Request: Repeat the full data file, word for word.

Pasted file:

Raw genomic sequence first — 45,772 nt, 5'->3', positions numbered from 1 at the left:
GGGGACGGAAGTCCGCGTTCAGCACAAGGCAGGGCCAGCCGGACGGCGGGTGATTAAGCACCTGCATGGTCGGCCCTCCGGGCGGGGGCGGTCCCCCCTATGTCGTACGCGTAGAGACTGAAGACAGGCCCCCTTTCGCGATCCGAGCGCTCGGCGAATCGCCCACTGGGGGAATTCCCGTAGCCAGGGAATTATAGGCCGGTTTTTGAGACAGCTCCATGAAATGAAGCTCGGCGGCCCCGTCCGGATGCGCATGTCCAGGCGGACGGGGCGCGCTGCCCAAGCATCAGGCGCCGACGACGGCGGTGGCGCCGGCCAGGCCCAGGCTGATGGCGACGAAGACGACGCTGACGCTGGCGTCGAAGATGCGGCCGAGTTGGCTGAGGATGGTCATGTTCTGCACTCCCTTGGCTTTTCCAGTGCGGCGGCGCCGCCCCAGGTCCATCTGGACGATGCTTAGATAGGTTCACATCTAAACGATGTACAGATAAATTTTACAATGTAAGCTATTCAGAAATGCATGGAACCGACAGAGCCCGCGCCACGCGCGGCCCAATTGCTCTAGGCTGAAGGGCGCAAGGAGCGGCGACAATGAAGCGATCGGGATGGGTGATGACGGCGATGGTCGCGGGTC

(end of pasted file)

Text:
Raw genomic sequence first — 45,772 nt, 5'->3', positions numbered from 1 at the left:
GGGGACGGAAGTCCGCGTTCAGCACAAGGCAGGGCCAGCCGGACGGCGGGTGATTAAGCACCTGCATGGTCGGCCCTCCGGGCGGGGGCGGTCCCCCCTATGTCGTACGCGTAGAGACTGAAGACAGGCCCCCTTTCGCGATCCGAGCGCTCGGCGAATCGCCCACTGGGGGAATTCCCGTAGCCAGGGAATTATAGGCCGGTTTTTGAGACAGCTCCATGAAATGAAGCTCGGCGGCCCCGTCCGGATGCGCATGTCCAGGCGGACGGGGCGCGCTGCCCAAGCATCAGGCGCCGACGACGGCGGTGGCGCCGGCCAGGCCCAGGCTGATGGCGACGAAGACGACGCTGACGCTGGCGTCGAAGATGCGGCCGAGTTGGCTGAGGATGGTCATGTTCTGCACTCCCTTGGCTTTTCCAGTGCGGCGGCGCCGCCCCAGGTCCATCTGGACGATGCTTAGATAGGTTCACATCTAAACGATGTACAGATAAATTTTACAATGTAAGCTATTCAGAAATGCATGGAACCGACAGAGCCCGCGCCACGCGCGGCCCAATTGCTCTAGGCTGAAGGGCGCAAGGAGCGGCGACAATGAAGCGATCGGGATGGGTGATGACGGCGATGGTCGCGGGTC